The vote to confirm former Sen. Chuck Hagel as the U.S. secretary of defense has been delayed by Senate Republicans, but it is likely to be held at last this week.

Hagel, 66, a Republican who served as U.S. senator for Nebraska from 1997 to 2009, is a decorated Vietnam War veteran who currently serves as an intelligence adviser for the White House. He was nominated by President Barack Obama for defense secretary on Jan. 7, and his road to confirmation has been a particularly polarizing one.

Senate Republicans have accused Hagel of being too soft on Iran and insufficiently committed to the American alliance with Israel. They also take umbrage at Hagel’s support for cutting back Pentagon spending, his opposition to the war in Iraq despite initially voting to authorize it, and his endorsement of Obama over Sen. John McCain, R-Ariz., in the 2008 presidential election.

But during a Sunday morning appearance on CNN’s “State of the Union,” McCain said Hagel, his fellow Vietnam vet and onetime ally, deserved a vote.

“I think it will happen, barring some additional revelation concerning his comments on Israel and all those other really unfortunate things he’s said in the past,” he said.

Hagel’s nomination is supported by Senate Democrats, who hold 55 of the 100 seats in the upper chamber -- enough to give Hagel the simple majority he needs to replace Leon Panetta as secretary of defense. Hagel also has the support of at least three Republicans: Richard Shelby of Alabama, Thad Cochran of Mississippi and Mike Johanns of Nebraska.

But Republicans have delayed the confirmation with procedural devices, using an unprecedented  filibuster on Feb. 14 to block an up-or-down vote and arguing that more time was necessary to clear up lingering concerns about Hagel’s qualifications and associations.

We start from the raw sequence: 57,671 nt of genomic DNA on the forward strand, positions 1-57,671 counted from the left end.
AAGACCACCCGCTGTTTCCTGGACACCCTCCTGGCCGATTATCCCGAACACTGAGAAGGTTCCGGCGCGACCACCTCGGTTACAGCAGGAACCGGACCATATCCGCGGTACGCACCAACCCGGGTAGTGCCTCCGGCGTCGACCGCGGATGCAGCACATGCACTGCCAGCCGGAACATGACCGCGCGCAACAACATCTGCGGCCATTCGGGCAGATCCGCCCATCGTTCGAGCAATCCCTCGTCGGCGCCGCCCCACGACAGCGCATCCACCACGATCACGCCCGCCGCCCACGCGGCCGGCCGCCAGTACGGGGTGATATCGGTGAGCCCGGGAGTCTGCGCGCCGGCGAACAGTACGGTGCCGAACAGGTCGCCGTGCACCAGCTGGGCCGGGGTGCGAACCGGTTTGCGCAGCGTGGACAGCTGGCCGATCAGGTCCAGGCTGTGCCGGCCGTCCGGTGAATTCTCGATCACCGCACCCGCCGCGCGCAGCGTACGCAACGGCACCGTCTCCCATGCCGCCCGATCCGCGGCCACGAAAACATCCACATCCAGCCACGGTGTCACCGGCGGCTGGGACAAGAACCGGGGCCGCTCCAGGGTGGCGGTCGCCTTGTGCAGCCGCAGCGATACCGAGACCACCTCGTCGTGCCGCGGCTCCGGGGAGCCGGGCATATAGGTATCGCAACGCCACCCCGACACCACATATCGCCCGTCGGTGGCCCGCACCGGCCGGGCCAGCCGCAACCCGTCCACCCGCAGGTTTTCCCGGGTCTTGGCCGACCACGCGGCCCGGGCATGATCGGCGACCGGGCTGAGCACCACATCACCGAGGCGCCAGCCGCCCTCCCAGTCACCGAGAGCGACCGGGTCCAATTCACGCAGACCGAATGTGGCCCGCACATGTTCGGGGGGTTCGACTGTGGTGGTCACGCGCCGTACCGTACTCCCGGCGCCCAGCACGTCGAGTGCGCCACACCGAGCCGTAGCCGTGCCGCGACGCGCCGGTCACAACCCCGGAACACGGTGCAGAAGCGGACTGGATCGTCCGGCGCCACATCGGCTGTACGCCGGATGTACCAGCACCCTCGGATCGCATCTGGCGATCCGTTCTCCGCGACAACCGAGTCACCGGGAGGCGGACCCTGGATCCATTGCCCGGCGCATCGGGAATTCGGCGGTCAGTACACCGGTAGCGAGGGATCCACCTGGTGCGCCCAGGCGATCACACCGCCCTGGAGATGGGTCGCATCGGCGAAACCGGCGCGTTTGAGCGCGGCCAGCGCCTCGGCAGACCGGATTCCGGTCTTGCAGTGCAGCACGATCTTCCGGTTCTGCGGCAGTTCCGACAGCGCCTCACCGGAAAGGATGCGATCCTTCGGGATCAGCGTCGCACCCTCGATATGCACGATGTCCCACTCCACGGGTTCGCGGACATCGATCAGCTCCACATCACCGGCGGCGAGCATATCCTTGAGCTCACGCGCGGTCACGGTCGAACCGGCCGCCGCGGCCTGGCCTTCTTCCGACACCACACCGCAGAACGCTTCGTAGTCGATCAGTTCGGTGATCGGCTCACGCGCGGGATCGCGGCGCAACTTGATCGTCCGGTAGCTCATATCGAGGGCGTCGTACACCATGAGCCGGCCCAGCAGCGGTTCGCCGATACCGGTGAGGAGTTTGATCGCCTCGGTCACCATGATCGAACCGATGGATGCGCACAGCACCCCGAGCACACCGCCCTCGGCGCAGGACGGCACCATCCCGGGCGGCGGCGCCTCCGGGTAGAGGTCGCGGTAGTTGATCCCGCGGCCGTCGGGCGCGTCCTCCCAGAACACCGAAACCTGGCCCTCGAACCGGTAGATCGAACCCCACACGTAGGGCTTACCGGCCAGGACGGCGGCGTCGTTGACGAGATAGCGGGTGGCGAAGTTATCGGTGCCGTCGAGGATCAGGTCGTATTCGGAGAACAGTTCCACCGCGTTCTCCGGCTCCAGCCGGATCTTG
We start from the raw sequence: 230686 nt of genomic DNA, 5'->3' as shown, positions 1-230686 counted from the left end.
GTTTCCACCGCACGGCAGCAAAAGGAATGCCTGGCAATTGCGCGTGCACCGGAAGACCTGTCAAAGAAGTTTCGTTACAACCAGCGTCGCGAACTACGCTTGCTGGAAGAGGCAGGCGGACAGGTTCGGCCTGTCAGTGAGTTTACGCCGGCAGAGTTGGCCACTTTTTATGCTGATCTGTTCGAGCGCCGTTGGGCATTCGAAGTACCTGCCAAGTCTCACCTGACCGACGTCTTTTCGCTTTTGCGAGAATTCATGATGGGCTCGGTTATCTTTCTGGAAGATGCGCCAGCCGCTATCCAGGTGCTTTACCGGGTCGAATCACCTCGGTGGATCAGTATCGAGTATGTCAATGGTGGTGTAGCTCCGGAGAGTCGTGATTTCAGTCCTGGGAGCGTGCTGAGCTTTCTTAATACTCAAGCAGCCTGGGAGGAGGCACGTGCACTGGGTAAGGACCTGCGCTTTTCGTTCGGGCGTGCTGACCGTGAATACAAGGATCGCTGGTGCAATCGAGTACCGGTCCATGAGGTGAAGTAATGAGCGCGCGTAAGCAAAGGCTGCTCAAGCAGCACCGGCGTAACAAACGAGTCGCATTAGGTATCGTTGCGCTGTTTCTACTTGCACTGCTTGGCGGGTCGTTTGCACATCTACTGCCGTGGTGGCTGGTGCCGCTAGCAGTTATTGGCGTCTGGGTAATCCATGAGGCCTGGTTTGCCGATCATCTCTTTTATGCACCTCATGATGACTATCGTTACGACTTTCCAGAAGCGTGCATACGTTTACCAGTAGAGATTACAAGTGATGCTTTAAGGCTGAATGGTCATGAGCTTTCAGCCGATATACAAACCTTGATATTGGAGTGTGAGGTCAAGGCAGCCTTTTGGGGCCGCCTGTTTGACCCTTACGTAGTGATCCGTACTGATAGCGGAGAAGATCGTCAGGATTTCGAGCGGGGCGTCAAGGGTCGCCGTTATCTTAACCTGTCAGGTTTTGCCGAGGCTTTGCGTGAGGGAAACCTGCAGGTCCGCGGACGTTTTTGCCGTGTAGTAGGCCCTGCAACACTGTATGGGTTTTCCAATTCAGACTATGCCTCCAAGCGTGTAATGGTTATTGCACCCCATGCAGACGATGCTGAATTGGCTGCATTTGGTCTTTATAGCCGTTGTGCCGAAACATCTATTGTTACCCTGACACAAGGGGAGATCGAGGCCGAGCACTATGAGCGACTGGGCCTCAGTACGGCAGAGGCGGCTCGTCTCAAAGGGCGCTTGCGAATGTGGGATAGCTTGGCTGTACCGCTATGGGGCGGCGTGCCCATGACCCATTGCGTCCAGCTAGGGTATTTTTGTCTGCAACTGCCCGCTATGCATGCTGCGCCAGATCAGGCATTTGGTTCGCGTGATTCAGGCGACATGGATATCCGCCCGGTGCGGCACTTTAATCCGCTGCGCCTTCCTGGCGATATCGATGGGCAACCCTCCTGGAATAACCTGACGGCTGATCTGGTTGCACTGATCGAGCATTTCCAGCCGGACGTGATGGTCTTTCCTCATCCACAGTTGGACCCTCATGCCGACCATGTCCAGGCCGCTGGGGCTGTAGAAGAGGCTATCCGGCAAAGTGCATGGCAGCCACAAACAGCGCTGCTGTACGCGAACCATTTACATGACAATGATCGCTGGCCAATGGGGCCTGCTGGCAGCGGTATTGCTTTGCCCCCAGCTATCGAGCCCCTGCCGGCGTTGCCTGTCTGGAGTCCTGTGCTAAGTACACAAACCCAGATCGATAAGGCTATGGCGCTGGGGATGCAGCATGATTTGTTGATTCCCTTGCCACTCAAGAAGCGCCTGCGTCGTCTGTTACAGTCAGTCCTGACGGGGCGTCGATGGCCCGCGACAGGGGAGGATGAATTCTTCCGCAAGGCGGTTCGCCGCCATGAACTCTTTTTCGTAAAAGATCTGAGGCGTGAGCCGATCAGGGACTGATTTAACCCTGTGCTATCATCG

During a Google+ On-Air Hangout that very same day, Obama criticized Republicans’ reliance on the filibuster to delay the confirmation.

“What seems to be happening — and this has been growing over time — is that the Republican minority in the Senate seems to think that the rule now is that you have to have 60 votes for everything. Well, that’s not the rule. The rule is that you’re supposed to have a majority of the hundred senators vote on most bills,” Obama said.

“My expectation and hope is that Chuck Hagel, who richly deserves to get a vote on the floor of the Senate, will be confirmed as our defense secretary,” he added.

The polarization surrounding Hagel’s nomination was made clear during his Jan. 31 confirmation hearing. Faced with aggressive lines of questioning from Republicans including McCain, Sen. Jim Inhofe, R-Okla., and Sen. Jeff Sessions, R-Ala., Hagel followed his White House handlers and demurred on questions about some of his controversial statements of years past. Critics called his answers noncommittal and even inconsistent.

“Did [Hagel] have the best day that day? Of course not,” Sen. Claire McCaskill, D-Mo., said during a Sunday appearance on Fox News. “But having said that, he’s qualified. I think it’s despicable the way his character has been impugned by other people.”

Some conservatives remain staunchly opposed to Hagel’s confirmation, including the 15 Republican senators who signed a Feb. 21 letter to Obama urging the withdrawal of his nomination.

“It would be unprecedented for a secretary of defense to take office without the broad base of bipartisan support and confidence needed to serve effectively in this critical position,” said the letter.

But McCain acknowledged on Sunday that given Democrats’ control of the Senate, further delays would amount to a waste of time.

“I do believe that elections have consequences, unfortunately,” McCain said. “And the president of the United States was re-elected.”

An up-or-down vote in the Senate -- and with it, Hagel’s official confirmation -- is expected by Wednesday.